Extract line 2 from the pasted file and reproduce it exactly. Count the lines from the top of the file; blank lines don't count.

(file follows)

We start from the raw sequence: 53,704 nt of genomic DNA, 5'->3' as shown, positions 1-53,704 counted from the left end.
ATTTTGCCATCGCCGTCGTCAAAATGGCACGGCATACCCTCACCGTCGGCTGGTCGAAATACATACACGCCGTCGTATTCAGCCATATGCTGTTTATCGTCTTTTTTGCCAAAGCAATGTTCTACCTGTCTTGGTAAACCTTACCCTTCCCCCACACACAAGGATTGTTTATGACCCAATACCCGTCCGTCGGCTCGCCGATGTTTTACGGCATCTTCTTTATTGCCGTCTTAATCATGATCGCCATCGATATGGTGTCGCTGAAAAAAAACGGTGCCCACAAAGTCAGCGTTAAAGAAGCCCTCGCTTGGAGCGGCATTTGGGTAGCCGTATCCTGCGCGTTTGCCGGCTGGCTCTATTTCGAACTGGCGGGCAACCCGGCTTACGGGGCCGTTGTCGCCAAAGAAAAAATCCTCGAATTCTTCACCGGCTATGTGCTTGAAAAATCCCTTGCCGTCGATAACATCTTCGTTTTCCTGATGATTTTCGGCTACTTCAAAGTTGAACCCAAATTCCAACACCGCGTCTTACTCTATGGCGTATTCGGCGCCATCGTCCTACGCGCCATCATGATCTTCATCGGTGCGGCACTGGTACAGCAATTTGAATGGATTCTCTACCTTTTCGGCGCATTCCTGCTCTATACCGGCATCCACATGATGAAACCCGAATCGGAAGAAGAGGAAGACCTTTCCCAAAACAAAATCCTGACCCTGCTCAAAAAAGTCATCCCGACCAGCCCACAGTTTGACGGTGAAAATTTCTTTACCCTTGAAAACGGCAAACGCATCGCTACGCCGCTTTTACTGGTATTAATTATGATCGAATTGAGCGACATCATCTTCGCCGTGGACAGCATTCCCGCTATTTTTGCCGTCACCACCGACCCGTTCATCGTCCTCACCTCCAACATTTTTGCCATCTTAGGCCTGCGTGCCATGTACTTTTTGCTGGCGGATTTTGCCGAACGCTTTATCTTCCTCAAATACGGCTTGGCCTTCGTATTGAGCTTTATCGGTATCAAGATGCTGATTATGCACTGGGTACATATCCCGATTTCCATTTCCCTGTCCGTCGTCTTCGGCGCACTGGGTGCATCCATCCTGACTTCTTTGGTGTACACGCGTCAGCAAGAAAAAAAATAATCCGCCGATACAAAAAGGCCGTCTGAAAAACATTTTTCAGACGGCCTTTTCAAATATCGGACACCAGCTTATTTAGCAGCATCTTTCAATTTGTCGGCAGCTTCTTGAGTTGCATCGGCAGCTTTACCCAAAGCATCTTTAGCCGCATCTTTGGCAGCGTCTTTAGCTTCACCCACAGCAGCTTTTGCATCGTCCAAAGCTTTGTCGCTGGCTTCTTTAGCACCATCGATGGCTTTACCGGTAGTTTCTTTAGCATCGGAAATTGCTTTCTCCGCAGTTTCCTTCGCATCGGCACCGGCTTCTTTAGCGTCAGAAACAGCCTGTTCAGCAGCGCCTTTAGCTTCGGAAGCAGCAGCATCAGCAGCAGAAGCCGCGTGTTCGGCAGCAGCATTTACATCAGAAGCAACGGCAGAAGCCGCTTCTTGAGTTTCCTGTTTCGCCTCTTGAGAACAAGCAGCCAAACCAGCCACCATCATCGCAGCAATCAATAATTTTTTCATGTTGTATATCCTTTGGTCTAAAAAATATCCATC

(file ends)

ATTTTGCCATCGCCGTCGTCAAAATGGCACGGCATACCCTCACCGTCGGCTGGTCGAAATACATACACGCCGTCGTATTCAGCCATATGCTGTTTATCGTCTTTTTTGCCAAAGCAATGTTCTACCTGTCTTGGTAAACCTTACCCTTCCCCCACACACAAGGATTGTTTATGACCCAATACCCGTCCGTCGGCTCGCCGATGTTTTACGGCATCTTCTTTATTGCCGTCTTAATCATGATCGCCATCGATATGGTGTCGCTGAAAAAAAACGGTGCCCACAAAGTCAGCGTTAAAGAAGCCCTCGCTTGGAGCGGCATTTGGGTAGCCGTATCCTGCGCGTTTGCCGGCTGGCTCTATTTCGAACTGGCGGGCAACCCGGCTTACGGGGCCGTTGTCGCCAAAGAAAAAATCCTCGAATTCTTCACCGGCTATGTGCTTGAAAAATCCCTTGCCGTCGATAACATCTTCGTTTTCCTGATGATTTTCGGCTACTTCAAAGTTGAACCCAAATTCCAACACCGCGTCTTACTCTATGGCGTATTCGGCGCCATCGTCCTACGCGCCATCATGATCTTCATCGGTGCGGCACTGGTACAGCAATTTGAATGGATTCTCTACCTTTTCGGCGCATTCCTGCTCTATACCGGCATCCACATGATGAAACCCGAATCGGAAGAAGAGGAAGACCTTTCCCAAAACAAAATCCTGACCCTGCTCAAAAAAGTCATCCCGACCAGCCCACAGTTTGACGGTGAAAATTTCTTTACCCTTGAAAACGGCAAACGCATCGCTACGCCGCTTTTACTGGTATTAATTATGATCGAATTGAGCGACATCATCTTCGCCGTGGACAGCATTCCCGCTATTTTTGCCGTCACCACCGACCCGTTCATCGTCCTCACCTCCAACATTTTTGCCATCTTAGGCCTGCGTGCCATGTACTTTTTGCTGGCGGATTTTGCCGAACGCTTTATCTTCCTCAAATACGGCTTGGCCTTCGTATTGAGCTTTATCGGTATCAAGATGCTGATTATGCACTGGGTACATATCCCGATTTCCATTTCCCTGTCCGTCGTCTTCGGCGCACTGGGTGCATCCATCCTGACTTCTTTGGTGTACACGCGTCAGCAAGAAAAAAAATAATCCGCCGATACAAAAAGGCCGTCTGAAAAACATTTTTCAGACGGCCTTTTCAAATATCGGACACCAGCTTATTTAGCAGCATCTTTCAATTTGTCGGCAGCTTCTTGAGTTGCATCGGCAGCTTTACCCAAAGCATCTTTAGCCGCATCTTTGGCAGCGTCTTTAGCTTCACCCACAGCAGCTTTTGCATCGTCCAAAGCTTTGTCGCTGGCTTCTTTAGCACCATCGATGGCTTTACCGGTAGTTTCTTTAGCATCGGAAATTGCTTTCTCCGCAGTTTCCTTCGCATCGGCACCGGCTTCTTTAGCGTCAGAAACAGCCTGTTCAGCAGCGCCTTTAGCTTCGGAAGCAGCAGCATCAGCAGCAGAAGCCGCGTGTTCGGCAGCAGCATTTACATCAGAAGCAACGGCAGAAGCCGCTTCTTGAGTTTCCTGTTTCGCCTCTTGAGAACAAGCAGCCAAACCAGCCACCATCATCGCAGCAATCAATAATTTTTTCATGTTGTATATCCTTTGGTCTAAAAAATATCCATC